• just4U - Thursday, October 20, 2016 - link

    I'd say most who build setups auto disabled it simply because it wasn't integrated and came up as a separate application. Pretty sure Amd started to realize that it wasn't being used enough to.. which is why they are actually discontinuing it. Reply
  • qlum - Wednesday, October 12, 2016 - link

    I for one always saw raptr / gaming evolved as unneeded bloatware. Sure optimized settings could be useful but the fact that it came with the rest of the raptr stuff made me not want to use it. Reply
  • __Miguel_ - Thursday, October 13, 2016 - link

    I used Raptr/Gaming Evolved for a while, even after I switched over to NVIDIA.

    And it wasn't too bad. I just had a huge issue with their supposed "free games", which would conveniently disappear like a week or so before you had enough points to claim them.

    The rest of it was rather "meh", so by the second free game I wanted they pulled out, with no replacement, I just say "f**k this noise", and uninstalled the thing. Can't really blame AMD for doing the same, to be honest.
  • ruthan - Wednesday, October 12, 2016 - link

    Other fail to deliver from AMD, we need more- Zen and company will die.
    I hope that after that Intel would be forced by some anti monopoly authority to sell x86 license to some real competitor.
  • silverblue - Thursday, October 13, 2016 - link

    You actually compared the EOL of a third-party-supported product with an as of yet unreleased first-party hardware product, both of which are unrelated. Good job. Reply
  • K_Space - Thursday, October 13, 2016 - link

    Lol... I was wondering when will the AMD death card come out... second page of comments, not bad! Reply
  • garbagedisposal - Wednesday, October 12, 2016 - link

    They listened to the community - that's why they discontinued it. Nobody wants to use 3rd party bloatware. Now it's just time for them to build a 1st party game recording solution that just works. Reply
  • nightbringer57 - Wednesday, October 12, 2016 - link

    The number one reason for me to install the gaming evolved map was to install, which was a pretty decent alternative to Shadowplay.

    I hope this gave the guys enough of a headstart for them to keep going. I'd hate to see the app disappear.

    But yeah, the rest was pretty useless garbage.
  • beginner99 - Wednesday, October 12, 2016 - link

    this. i kind of liked the recording and upload feature without need to tinker around. It just worked without much overhead. Reply
  • nightbringer57 - Wednesday, October 12, 2016 - link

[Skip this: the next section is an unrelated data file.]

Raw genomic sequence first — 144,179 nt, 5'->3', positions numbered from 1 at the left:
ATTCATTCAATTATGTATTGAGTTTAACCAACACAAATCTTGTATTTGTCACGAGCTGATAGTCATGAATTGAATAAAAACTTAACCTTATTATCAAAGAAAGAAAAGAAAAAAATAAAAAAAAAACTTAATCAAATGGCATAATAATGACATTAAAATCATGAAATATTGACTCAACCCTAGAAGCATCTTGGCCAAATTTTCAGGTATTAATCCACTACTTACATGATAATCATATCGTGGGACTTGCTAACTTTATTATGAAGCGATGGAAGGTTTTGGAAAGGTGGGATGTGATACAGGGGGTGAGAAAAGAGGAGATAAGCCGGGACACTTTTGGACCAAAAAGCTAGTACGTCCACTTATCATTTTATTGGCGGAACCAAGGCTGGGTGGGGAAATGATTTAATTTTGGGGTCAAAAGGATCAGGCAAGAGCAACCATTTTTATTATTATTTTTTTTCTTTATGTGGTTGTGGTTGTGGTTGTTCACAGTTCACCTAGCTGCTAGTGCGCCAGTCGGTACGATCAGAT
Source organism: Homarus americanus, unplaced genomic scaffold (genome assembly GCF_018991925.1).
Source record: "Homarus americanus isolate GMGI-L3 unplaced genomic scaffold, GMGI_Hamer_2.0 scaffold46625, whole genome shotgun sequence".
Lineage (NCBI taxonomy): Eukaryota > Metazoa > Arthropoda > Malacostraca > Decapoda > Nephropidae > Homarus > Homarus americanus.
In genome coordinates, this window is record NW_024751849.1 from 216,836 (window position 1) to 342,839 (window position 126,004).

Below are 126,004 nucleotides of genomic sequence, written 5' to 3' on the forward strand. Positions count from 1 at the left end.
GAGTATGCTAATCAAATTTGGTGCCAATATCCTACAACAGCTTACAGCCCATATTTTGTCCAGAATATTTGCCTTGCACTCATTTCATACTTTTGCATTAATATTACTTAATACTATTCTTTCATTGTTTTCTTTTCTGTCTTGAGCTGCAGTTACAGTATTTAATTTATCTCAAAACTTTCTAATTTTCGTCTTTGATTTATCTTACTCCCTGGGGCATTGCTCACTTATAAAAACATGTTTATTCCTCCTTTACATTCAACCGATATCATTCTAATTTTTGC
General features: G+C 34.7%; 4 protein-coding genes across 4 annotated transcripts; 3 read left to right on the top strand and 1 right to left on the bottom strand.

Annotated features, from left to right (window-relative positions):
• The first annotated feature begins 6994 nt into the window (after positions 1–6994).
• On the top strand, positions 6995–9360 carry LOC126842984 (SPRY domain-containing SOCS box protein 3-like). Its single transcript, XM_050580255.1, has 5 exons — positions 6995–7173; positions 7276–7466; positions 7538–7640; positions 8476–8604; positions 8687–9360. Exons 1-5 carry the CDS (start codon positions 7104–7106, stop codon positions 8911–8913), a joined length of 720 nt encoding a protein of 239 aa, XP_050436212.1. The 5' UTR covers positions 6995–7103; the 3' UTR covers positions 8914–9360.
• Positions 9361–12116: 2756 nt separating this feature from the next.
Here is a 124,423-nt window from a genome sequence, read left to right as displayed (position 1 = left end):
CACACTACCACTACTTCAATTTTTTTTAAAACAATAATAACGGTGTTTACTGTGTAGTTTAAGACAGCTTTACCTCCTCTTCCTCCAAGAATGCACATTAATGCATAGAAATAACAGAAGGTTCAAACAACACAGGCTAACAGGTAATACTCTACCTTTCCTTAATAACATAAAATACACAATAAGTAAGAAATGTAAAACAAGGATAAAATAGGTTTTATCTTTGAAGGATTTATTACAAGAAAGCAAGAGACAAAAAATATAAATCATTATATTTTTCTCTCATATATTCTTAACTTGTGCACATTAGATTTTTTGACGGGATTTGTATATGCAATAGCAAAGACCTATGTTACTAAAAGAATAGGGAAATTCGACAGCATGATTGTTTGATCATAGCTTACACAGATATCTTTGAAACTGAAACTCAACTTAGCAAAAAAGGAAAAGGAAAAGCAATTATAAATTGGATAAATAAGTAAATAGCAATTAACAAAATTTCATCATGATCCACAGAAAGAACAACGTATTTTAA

Well, it's still possible to use without much tinkering (except you have to download and install the app yourself). You can even use it with any GPU brand.

    What I fear is the possible end of But it hasn't been announced as far as I know.
  • Valantar - Wednesday, October 12, 2016 - link

    I used the app from time to time, but a few months ago a bug appeared that caused it to crash on launch - with some cryptic error message about some Windows service failing. Only way to remove the pop-up (it kept reappearing) was to force-close both Gaming Evolved and the capture client. Never really looked back. Reply
  • Space Captain Warlock - Wednesday, October 12, 2016 - link

    It wasn't a particularly well designed app. The game setting optimizer often didn't work out well for me and I had to fine tune the settings anyway. Even the updater was clunky -- forcing you to close the app and restart it manually just to update. There was also no meaningful evolution and the app just seemed to be floundering. Kind of glad to see it go. Reply
  • wiak - Wednesday, October 12, 2016 - link

    meybe its because of this "A few game titles may fail to launch or crash if the AMD Gaming Evolved overlay is enabled. A temporary workaround is to disable the AMD Gaming Evolved "In Game Overlay"." Reply
  • jabber - Wednesday, October 12, 2016 - link

    I never installed it. Never bother with the Nvidia equivalent either. If I don't have need for it, it doesn't get installed. Reply
  • Taldren - Wednesday, October 12, 2016 - link

    The fact that it was always forcing me to resolutions that where not my native 3440x1440 and did not support Windowed Borderless mode ... yeah, I really don't know why anyone didn't like it. Reply
  • FriendlyUser - Wednesday, October 12, 2016 - link

    I kinda liked it, but did not use it often. Maybe they are planning something else to replace it. Reply
  • akamateau - Wednesday, October 12, 2016 - link